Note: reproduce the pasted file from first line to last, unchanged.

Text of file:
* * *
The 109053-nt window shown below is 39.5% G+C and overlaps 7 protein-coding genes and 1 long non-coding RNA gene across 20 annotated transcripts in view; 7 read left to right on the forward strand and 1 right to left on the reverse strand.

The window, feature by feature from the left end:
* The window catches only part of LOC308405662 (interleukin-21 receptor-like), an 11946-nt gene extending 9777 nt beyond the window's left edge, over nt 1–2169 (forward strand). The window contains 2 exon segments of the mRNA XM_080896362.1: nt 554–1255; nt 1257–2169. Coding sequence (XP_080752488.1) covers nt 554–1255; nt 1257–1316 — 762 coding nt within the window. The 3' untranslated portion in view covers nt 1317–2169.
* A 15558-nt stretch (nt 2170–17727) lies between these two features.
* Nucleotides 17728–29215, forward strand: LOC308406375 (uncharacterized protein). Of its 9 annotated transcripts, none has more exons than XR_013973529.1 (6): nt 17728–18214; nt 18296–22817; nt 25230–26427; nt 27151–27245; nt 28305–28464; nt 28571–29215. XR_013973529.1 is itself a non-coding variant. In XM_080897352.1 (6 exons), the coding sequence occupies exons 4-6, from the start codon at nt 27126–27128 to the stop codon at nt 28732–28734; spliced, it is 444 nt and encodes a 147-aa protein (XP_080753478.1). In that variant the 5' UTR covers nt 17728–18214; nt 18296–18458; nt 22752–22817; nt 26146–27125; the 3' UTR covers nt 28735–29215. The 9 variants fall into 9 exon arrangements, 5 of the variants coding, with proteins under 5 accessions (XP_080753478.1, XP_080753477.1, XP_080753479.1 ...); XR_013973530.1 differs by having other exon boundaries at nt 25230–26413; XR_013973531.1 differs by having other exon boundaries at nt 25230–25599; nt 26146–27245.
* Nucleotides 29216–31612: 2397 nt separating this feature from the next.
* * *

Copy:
The 109053-nt window shown below is 39.5% G+C and overlaps 7 protein-coding genes and 1 long non-coding RNA gene across 20 annotated transcripts in view; 7 read left to right on the forward strand and 1 right to left on the reverse strand.

The window, feature by feature from the left end:
* The window catches only part of LOC308405662 (interleukin-21 receptor-like), an 11946-nt gene extending 9777 nt beyond the window's left edge, over nt 1–2169 (forward strand). The window contains 2 exon segments of the mRNA XM_080896362.1: nt 554–1255; nt 1257–2169. Coding sequence (XP_080752488.1) covers nt 554–1255; nt 1257–1316 — 762 coding nt within the window. The 3' untranslated portion in view covers nt 1317–2169.
* A 15558-nt stretch (nt 2170–17727) lies between these two features.
* Nucleotides 17728–29215, forward strand: LOC308406375 (uncharacterized protein). Of its 9 annotated transcripts, none has more exons than XR_013973529.1 (6): nt 17728–18214; nt 18296–22817; nt 25230–26427; nt 27151–27245; nt 28305–28464; nt 28571–29215. XR_013973529.1 is itself a non-coding variant. In XM_080897352.1 (6 exons), the coding sequence occupies exons 4-6, from the start codon at nt 27126–27128 to the stop codon at nt 28732–28734; spliced, it is 444 nt and encodes a 147-aa protein (XP_080753478.1). In that variant the 5' UTR covers nt 17728–18214; nt 18296–18458; nt 22752–22817; nt 26146–27125; the 3' UTR covers nt 28735–29215. The 9 variants fall into 9 exon arrangements, 5 of the variants coding, with proteins under 5 accessions (XP_080753478.1, XP_080753477.1, XP_080753479.1 ...); XR_013973530.1 differs by having other exon boundaries at nt 25230–26413; XR_013973531.1 differs by having other exon boundaries at nt 25230–25599; nt 26146–27245.
* Nucleotides 29216–31612: 2397 nt separating this feature from the next.